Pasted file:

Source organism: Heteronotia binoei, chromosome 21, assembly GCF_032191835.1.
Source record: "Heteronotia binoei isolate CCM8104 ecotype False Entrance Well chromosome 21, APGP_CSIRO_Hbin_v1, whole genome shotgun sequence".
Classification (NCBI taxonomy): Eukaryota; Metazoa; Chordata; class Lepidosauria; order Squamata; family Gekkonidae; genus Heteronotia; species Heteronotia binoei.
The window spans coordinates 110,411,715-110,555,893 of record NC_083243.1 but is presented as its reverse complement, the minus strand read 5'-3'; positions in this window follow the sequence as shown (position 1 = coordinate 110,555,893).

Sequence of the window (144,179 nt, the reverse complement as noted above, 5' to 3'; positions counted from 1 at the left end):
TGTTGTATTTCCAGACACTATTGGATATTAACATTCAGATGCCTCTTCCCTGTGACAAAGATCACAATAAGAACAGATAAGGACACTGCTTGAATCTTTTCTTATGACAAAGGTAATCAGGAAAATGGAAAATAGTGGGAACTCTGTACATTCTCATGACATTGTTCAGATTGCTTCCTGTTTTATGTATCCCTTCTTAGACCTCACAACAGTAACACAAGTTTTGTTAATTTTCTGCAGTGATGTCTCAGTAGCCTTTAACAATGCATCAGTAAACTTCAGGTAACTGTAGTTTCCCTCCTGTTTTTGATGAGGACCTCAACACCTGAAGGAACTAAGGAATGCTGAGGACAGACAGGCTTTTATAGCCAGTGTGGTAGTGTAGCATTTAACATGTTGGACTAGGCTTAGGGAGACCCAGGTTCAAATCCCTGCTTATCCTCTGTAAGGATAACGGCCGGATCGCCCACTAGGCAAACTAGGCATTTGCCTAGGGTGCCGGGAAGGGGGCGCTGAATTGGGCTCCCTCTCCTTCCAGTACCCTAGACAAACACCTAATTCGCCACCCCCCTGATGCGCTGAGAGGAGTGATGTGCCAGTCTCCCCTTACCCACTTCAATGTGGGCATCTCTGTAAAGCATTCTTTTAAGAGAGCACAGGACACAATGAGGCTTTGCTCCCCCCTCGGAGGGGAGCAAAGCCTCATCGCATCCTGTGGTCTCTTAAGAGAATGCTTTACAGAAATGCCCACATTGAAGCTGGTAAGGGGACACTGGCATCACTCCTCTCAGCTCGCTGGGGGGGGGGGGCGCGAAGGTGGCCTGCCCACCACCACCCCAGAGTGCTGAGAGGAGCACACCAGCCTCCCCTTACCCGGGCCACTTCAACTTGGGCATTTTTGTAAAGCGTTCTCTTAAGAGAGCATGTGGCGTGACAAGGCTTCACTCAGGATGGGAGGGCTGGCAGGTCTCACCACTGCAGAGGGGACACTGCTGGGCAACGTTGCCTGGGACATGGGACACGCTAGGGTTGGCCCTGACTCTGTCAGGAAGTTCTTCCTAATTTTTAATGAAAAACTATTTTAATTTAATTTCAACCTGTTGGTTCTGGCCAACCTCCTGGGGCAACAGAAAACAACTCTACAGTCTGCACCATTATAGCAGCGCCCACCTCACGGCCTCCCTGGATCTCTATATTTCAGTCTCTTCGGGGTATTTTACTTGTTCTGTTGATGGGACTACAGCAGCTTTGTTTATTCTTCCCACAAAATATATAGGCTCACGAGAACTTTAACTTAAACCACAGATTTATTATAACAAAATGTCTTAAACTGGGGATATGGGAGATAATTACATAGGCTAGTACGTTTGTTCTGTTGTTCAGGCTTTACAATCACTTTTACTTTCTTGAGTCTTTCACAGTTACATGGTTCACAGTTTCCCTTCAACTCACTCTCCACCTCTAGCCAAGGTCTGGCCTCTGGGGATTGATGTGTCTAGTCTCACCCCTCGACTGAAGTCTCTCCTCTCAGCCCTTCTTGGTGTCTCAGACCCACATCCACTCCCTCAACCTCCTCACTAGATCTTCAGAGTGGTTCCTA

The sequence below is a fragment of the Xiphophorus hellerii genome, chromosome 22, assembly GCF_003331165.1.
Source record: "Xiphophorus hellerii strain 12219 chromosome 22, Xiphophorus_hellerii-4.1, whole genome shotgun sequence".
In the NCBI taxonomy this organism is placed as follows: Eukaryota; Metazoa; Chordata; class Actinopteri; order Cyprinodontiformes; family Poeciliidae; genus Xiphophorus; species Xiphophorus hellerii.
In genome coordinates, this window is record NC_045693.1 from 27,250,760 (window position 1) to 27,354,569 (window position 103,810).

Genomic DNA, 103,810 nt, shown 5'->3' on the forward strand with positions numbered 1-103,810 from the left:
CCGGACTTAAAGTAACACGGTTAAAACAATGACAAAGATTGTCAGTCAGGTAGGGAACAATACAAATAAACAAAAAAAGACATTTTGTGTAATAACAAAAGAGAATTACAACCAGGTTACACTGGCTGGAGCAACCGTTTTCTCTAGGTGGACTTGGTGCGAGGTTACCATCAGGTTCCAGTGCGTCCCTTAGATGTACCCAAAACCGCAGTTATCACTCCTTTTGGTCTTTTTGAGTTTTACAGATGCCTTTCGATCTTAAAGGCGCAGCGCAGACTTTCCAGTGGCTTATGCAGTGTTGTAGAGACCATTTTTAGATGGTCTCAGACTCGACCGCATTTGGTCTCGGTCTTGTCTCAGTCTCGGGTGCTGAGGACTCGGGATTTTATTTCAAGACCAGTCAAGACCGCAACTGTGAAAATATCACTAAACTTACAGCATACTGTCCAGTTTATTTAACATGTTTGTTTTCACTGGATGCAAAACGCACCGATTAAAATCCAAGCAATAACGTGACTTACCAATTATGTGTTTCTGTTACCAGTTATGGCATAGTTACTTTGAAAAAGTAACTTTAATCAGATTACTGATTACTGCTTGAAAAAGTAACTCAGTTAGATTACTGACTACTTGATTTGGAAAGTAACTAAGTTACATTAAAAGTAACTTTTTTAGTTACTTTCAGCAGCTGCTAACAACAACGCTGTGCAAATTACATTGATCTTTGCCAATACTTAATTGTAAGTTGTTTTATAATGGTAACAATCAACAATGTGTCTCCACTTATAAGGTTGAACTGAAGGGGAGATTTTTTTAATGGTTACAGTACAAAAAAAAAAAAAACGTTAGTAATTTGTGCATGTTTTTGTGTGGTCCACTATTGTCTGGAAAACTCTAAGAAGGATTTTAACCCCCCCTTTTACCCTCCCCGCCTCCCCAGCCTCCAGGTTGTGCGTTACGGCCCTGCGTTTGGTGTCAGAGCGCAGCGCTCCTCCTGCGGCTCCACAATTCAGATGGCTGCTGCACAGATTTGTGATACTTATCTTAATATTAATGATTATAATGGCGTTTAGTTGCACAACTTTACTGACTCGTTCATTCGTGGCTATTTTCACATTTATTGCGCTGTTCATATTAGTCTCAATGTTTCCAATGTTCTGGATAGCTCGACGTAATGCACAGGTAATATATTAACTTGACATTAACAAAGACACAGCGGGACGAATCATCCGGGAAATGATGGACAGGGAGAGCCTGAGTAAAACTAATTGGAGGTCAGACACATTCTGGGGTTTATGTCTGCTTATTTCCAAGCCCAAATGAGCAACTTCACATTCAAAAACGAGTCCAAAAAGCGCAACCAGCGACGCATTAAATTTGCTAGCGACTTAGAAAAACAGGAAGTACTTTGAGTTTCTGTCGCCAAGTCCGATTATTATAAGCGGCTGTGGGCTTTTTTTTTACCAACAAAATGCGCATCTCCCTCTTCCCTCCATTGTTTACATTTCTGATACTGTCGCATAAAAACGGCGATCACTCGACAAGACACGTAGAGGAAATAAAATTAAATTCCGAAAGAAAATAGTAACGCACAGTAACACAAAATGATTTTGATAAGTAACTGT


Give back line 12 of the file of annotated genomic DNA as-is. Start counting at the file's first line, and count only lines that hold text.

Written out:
CCGGACTTAAAGTAACACGGTTAAAACAATGACAAAGATTGTCAGTCAGGTAGGGAACAATACAAATAAACAAAAAAAGACATTTTGTGTAATAACAAAAGAGAATTACAACCAGGTTACACTGGCTGGAGCAACCGTTTTCTCTAGGTGGACTTGGTGCGAGGTTACCATCAGGTTCCAGTGCGTCCCTTAGATGTACCCAAAACCGCAGTTATCACTCCTTTTGGTCTTTTTGAGTTTTACAGATGCCTTTCGATCTTAAAGGCGCAGCGCAGACTTTCCAGTGGCTTATGCAGTGTTGTAGAGACCATTTTTAGATGGTCTCAGACTCGACCGCATTTGGTCTCGGTCTTGTCTCAGTCTCGGGTGCTGAGGACTCGGGATTTTATTTCAAGACCAGTCAAGACCGCAACTGTGAAAATATCACTAAACTTACAGCATACTGTCCAGTTTATTTAACATGTTTGTTTTCACTGGATGCAAAACGCACCGATTAAAATCCAAGCAATAACGTGACTTACCAATTATGTGTTTCTGTTACCAGTTATGGCATAGTTACTTTGAAAAAGTAACTTTAATCAGATTACTGATTACTGCTTGAAAAAGTAACTCAGTTAGATTACTGACTACTTGATTTGGAAAGTAACTAAGTTACATTAAAAGTAACTTTTTTAGTTACTTTCAGCAGCTGCTAACAACAACGCTGTGCAAATTACATTGATCTTTGCCAATACTTAATTGTAAGTTGTTTTATAATGGTAACAATCAACAATGTGTCTCCACTTATAAGGTTGAACTGAAGGGGAGATTTTTTTAATGGTTACAGTACAAAAAAAAAAAAAACGTTAGTAATTTGTGCATGTTTTTGTGTGGTCCACTATTGTCTGGAAAACTCTAAGAAGGATTTTAACCCCCCCTTTTACCCTCCCCGCCTCCCCAGCCTCCAGGTTGTGCGTTACGGCCCTGCGTTTGGTGTCAGAGCGCAGCGCTCCTCCTGCGGCTCCACAATTCAGATGGCTGCTGCACAGATTTGTGATACTTATCTTAATATTAATGATTATAATGGCGTTTAGTTGCACAACTTTACTGACTCGTTCATTCGTGGCTATTTTCACATTTATTGCGCTGTTCATATTAGTCTCAATGTTTCCAATGTTCTGGATAGCTCGACGTAATGCACAGGTAATATATTAACTTGACATTAACAAAGACACAGCGGGACGAATCATCCGGGAAATGATGGACAGGGAGAGCCTGAGTAAAACTAATTGGAGGTCAGACACATTCTGGGGTTTATGTCTGCTTATTTCCAAGCCCAAATGAGCAACTTCACATTCAAAAACGAGTCCAAAAAGCGCAACCAGCGACGCATTAAATTTGCTAGCGACTTAGAAAAACAGGAAGTACTTTGAGTTTCTGTCGCCAAGTCCGATTATTATAAGCGGCTGTGGGCTTTTTTTTTACCAACAAAATGCGCATCTCCCTCTTCCCTCCATTGTTTACATTTCTGATACTGTCGCATAAAAACGGCGATCACTCGACAAGACACGTAGAGGAAATAAAATTAAATTCCGAAAGAAAATAGTAACGCACAGTAACACAAAATGATTTTGATAAGTAACTGT